Full and fair access to the electoral process is a right central to democracy  

Coalition for Free and Open Elections


The meeting was held at noon on Sunday, February 1, in the meeting room of Local One, Lithographers Union (ALA/IBT) in New York city. In attendance were:

1. Harry Kresky, Committee for a United Independent Party
2. Alice Kelsey, Socialist Party
3. Elliot Traiman, Socialist Party
4. Gloria Mattera, Green Party
5. Richard Winger, Libertarian Party
6. David Pechesky, Green Party
7. Reform Party, Tom McLaughlin
8. Larry Moskowitz, Working Families Party
9. Christina Tobin, Free and Equal
10. Joshua Starcher, Free and Equal
11. Melissa Starcher, Free and Equal

Gary Odom from the Constitution Party, and Michael Richardson from the Nader 2004 campaign, both wanted to come, but neither were free on February 1.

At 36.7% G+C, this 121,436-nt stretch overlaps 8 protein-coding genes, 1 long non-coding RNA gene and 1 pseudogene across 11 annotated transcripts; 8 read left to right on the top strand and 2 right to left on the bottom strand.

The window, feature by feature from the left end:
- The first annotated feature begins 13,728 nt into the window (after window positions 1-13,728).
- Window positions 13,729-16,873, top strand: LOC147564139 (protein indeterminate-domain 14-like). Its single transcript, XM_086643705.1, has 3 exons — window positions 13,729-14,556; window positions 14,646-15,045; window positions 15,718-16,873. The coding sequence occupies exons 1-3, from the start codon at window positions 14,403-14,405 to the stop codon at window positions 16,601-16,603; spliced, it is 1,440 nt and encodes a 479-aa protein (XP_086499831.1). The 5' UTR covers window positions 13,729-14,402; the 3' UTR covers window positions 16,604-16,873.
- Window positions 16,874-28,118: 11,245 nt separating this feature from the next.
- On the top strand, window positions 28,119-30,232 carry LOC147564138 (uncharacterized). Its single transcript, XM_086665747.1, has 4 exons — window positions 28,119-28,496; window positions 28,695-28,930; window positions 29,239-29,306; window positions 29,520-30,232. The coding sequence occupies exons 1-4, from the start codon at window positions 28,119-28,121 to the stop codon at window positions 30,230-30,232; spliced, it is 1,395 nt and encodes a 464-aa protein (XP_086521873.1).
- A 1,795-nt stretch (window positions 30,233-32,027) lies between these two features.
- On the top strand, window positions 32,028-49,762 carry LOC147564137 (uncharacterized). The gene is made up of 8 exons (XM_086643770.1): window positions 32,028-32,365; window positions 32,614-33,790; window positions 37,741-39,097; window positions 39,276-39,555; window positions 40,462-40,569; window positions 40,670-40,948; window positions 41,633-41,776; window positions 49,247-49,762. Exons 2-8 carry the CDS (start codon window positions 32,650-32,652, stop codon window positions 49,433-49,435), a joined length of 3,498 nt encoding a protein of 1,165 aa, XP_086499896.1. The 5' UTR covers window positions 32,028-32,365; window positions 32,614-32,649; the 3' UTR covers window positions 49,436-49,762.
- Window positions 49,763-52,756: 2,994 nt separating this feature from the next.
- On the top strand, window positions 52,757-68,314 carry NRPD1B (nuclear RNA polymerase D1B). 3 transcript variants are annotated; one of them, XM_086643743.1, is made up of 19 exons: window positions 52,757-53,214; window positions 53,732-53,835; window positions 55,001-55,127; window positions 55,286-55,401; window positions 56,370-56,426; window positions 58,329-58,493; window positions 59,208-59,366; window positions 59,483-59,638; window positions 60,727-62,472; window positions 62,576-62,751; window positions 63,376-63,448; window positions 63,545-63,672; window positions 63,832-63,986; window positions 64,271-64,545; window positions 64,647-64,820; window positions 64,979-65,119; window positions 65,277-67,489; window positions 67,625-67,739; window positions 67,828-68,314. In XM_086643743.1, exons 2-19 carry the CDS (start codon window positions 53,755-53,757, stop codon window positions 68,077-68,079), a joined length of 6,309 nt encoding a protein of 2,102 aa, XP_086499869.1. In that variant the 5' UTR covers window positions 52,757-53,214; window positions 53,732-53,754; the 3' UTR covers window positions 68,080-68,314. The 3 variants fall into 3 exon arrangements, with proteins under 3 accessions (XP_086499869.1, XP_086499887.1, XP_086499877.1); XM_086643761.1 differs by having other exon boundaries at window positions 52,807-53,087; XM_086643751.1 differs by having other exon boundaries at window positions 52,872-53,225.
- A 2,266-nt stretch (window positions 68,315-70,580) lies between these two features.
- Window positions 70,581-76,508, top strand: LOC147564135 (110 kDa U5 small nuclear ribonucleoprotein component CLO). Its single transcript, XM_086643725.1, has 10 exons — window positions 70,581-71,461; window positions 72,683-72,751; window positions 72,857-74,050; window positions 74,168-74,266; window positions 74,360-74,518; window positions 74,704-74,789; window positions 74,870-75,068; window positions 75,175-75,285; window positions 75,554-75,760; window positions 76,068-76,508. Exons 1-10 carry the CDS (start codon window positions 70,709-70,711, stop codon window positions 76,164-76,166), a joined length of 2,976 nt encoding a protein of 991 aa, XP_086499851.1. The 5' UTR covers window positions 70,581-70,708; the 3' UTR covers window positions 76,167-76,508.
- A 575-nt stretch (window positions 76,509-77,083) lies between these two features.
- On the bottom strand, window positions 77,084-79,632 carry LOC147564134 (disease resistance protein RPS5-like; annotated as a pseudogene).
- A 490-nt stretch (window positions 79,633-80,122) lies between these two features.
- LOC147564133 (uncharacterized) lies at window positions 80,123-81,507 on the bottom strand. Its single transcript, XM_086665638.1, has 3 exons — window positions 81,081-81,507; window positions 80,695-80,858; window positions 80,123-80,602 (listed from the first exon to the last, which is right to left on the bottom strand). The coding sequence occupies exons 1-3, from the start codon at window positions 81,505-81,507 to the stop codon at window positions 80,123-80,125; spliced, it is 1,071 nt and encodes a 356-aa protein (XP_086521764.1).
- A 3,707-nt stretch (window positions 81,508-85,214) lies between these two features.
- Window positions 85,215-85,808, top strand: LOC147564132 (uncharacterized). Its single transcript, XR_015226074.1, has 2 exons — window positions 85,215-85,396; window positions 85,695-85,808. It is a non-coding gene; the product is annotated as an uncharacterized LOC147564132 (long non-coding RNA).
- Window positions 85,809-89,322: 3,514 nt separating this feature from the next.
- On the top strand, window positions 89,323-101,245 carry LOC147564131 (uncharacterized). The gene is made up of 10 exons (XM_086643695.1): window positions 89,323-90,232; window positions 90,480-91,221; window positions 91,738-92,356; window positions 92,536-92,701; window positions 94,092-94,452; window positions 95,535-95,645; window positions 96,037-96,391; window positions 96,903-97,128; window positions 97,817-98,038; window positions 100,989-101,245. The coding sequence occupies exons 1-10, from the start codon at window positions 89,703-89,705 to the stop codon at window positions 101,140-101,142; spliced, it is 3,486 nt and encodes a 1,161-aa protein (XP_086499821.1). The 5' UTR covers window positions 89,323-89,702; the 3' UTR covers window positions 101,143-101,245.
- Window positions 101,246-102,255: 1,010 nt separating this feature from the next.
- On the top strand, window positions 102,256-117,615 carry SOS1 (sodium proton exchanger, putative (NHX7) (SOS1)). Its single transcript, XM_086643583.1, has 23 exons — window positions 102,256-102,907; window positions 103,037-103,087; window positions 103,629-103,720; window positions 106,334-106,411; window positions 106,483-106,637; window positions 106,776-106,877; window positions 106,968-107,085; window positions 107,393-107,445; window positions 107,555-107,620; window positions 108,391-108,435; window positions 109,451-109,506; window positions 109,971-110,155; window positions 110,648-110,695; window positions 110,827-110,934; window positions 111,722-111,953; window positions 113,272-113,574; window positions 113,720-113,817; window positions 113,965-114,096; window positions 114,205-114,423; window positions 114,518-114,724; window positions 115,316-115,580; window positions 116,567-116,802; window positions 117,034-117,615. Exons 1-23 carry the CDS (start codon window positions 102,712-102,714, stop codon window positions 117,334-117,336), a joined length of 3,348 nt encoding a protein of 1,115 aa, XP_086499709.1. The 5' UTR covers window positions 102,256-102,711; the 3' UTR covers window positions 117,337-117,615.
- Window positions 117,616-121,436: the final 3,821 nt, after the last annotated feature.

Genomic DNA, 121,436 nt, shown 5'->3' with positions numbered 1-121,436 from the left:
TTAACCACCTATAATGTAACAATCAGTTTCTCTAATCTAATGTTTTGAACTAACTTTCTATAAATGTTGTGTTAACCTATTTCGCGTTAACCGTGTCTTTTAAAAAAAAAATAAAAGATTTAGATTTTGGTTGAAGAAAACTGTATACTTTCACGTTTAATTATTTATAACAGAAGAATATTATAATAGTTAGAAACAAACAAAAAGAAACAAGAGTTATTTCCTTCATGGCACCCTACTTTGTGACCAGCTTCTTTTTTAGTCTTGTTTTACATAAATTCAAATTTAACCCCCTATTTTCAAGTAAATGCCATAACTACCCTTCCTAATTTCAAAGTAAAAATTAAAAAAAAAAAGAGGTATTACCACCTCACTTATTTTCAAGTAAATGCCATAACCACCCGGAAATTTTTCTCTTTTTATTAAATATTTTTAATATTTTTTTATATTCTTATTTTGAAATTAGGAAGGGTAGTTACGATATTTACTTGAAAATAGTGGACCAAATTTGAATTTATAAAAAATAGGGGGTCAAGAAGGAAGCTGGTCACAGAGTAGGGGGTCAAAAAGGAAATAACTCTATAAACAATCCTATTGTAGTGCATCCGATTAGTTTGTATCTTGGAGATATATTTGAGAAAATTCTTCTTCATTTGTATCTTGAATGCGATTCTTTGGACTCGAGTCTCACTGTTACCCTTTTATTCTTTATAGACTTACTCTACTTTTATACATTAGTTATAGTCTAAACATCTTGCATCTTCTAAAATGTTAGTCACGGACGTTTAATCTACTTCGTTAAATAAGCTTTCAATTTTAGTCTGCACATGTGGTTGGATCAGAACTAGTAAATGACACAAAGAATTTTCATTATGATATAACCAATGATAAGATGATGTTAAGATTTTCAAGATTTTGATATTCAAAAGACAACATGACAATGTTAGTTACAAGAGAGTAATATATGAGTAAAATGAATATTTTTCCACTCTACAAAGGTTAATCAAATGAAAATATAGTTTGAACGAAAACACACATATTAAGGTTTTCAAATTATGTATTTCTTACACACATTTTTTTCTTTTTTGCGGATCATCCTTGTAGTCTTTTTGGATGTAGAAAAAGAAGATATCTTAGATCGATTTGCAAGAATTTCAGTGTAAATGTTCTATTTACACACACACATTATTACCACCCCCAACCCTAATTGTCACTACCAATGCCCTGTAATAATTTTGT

Local One not only let us use its meeting room, but furnished us with food and drink. Thanks to Larry Moskowitz for arranging this.

Minutes of last year's meeting were summarized. Officers re-elected to one-year terms are: Chair Tom McLaughlin, Vice-Chair Gary Odom, Treasurer Alice Kelsey. The new Secretary is Gloria Mattera.

The treasurer's report said that COFOE has just over $3,000 in the bank (after a pending check from COFOE clears).

The Green Party national office kindly paid the Post Office another year's post office box rental. That PO Box is Box 19082, Washington DC 20036-9082.

Old business: the Board voted that organizations represented on the board should pay $50 to COFOE once per year. The Socialist Party has already paid its 2009 dues and the Reform Party paid them at the meeting. Invoices will be sent to the other organizations represented on the Board, although the invoice sent to the Green Party will be adjusted to recognize the Green Party's having paid the post office box rent.